Arrival of chess in Scandinavia

The Christian King Cnut achieved the reign over England, Denmark and Norway between 1016 and 1035. Under King Cnut there was a golden age. The Ramsey Chronical (ca. 1170; Murray p. 419) talks about King Cnut playing chess until deep in the night. It looks that the Danish King was a fervent chess player. Cnut even donated a chess set to an Abbey in Winchester (Murray p. 404).

Earl Ulf was his appointee as regent of Denmark and the husband of his sister. The Norse King Olaf II and the Swedish King Anund Jakob took advantage of the fact that Cnut was in England and attacked Denmark. At the battle of the river Helga in 1026 King Cnut was being beaten until Earl of Ulf showed up with reinforcements. Later that night in the comforts of the stronghold of The Earl Ulf, a great feast had been prepared for King Cnut and his army. Earl Ulf was doing everything he could to try to cheer up King Cnut and eventually they went to play a game of chess. The “Snorri Sturluson” Saga (from ca. 1230; Murray 443) says:

 As King Cnut and Earl Ulf were playing at chess, the king made a false move, in consequence of which the earl took one of his knights; but the king; would not allow this, and replacing the piece, insisted on him playing differently. The earl grew angry, overturned the chess-board, and went away, when the king called after him "Ulf you coward, are you running away?" The earl returned to the door, and said, "You would have taken a longer flight in the river Helga, if I did not help you when the Swedes beat you like a dog; then you did not then call me Ulf the coward." The earl then went away, and the next morning the king ordered him to be killed.

Sigrid Undset noted that Olaf II King of Norway from 1015 to 1028 was baptized in Rouen, the capital of Normandy, just conquered by the Vikings two generations ago. Olaf enforced the acceptance of Christianity throughout his Norwegian kingdom, following Normandy and Denmark which were also converted to Christianity. However, large stone crosses and other Christian symbols suggest that at least the coastal areas of Norway were deeply influenced by Christianity long before Olav's time and most rulers of Norway back to Håkon the Good (c. 920–961) had been Christians.  Olaf II made huge efforts to establish a church organization, among others by importing bishops from Normandy who often spoke the language and were much less likely to be killed.  Benedictine monks were important for the conversion of Scandinavia, and are often related to chess, in contrary to the church which was often critical.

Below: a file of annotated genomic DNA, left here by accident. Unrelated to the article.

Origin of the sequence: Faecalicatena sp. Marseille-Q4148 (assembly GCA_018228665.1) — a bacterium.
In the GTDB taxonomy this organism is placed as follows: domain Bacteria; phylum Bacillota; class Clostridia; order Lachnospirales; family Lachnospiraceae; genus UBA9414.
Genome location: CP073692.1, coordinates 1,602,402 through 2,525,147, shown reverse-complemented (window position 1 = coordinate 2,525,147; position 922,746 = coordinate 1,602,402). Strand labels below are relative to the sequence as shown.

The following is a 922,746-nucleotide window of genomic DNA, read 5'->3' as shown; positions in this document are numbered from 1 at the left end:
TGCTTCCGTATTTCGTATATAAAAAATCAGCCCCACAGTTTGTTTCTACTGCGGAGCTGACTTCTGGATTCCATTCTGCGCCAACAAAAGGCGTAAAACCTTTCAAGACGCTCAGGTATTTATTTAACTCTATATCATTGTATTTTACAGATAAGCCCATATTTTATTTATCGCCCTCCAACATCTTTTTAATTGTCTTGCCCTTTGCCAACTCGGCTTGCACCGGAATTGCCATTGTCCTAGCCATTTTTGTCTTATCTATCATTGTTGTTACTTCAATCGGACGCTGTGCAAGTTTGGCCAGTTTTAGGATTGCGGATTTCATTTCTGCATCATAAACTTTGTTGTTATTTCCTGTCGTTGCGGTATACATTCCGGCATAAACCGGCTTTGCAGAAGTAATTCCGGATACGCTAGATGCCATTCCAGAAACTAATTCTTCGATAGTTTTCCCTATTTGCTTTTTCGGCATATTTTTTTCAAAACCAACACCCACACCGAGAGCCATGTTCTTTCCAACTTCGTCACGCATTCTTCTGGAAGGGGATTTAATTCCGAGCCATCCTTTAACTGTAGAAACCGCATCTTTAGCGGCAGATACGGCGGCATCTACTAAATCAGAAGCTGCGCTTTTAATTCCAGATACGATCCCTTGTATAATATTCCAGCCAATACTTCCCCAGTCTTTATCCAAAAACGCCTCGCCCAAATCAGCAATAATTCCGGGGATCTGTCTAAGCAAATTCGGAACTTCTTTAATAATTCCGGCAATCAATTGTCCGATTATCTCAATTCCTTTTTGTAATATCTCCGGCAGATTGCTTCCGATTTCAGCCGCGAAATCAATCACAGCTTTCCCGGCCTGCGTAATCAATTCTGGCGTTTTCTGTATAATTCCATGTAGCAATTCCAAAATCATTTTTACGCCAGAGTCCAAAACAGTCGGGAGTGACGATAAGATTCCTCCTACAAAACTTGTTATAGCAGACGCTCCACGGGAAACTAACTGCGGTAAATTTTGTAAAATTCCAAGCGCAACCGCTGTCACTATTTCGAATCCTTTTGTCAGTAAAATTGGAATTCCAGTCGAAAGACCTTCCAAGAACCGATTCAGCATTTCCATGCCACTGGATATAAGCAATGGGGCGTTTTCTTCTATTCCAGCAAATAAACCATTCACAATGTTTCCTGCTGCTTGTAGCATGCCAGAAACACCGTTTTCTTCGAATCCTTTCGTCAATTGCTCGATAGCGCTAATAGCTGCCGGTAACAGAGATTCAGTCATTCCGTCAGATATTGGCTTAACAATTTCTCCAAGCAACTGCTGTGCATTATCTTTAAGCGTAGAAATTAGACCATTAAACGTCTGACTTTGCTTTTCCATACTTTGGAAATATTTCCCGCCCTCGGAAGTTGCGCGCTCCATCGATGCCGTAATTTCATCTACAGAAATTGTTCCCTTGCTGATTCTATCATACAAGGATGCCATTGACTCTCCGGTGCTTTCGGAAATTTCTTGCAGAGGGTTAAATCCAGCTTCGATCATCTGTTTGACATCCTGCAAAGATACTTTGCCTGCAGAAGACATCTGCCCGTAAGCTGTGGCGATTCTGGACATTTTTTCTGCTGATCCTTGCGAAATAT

In 1028 Cnut and also became King of Norway after he invaded the country. In Scandinavia Hnefatafl was popular, and this game can easily be confused with chess, since it has also a King and it is not a game of chance and just as chess is also called tafl. Until the 9th and 10th century grave gifts from Hnefatafl gaming pieces were normal. After the conversion to Christianity this stopped. A reason is not known, but the Hnefa or king could be linked to the pagan gods Thor or Frey. Thor or Frey were sometimes symbolized as a man with a (split) beard being hold in the right hand. Maybe this explains the (rapid) replacement of Hnefatafl in Scandinavia by chess (Dahl par 2.4).

The earliest date when chess was introduced is not known. The Vikings travelled a lot and had many contacts, so chess could have arrived in many ways in Scandinavia. The Byzantine emperors in the 9th century liked to have Norse guardsmen and so chess may have been introduced to Scandinavia. However there are no pieces known with Byzantine features. Abstract Arab pieces are found regularly, however how they got there is not known. Since the Scandinavians also had direct contact with the Arabs, via the Russian trade roads. An abstract rock crystal chess piece dated 11th or 12th century has been found in Lund, an urban center during the life of King Cnut. (Kluge-Pinsker Catalog A41).

There are so many Carolingian Figurative pieces in Scandinavia, that the suspicion rises that they originated there. Even more confusing it that Cnut but also William the Conqueror are depicted sitting as a chess king with a sword. The most publicized chessmen made in Norway are called the Lewis chessmen and were found in Scotland. They are generally accepted to have been made in Norway in the mid 12th century. The Lewis Chessmen contain early bishops. However the original characteristics are most probably Carolingian. Many Scandinavian nobles stayed on the Carolingian courts, so the knowledge of chess as well as Carolingian symbolism could well be spread to Scandinavia from the beginning of the 9th century.


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Stapleton Historical Collection London King Canute and Earl Ulf quarrel over chess: Illustration from "The Northmen in Britain" by Eleanor Means Hull, published 1913. Picture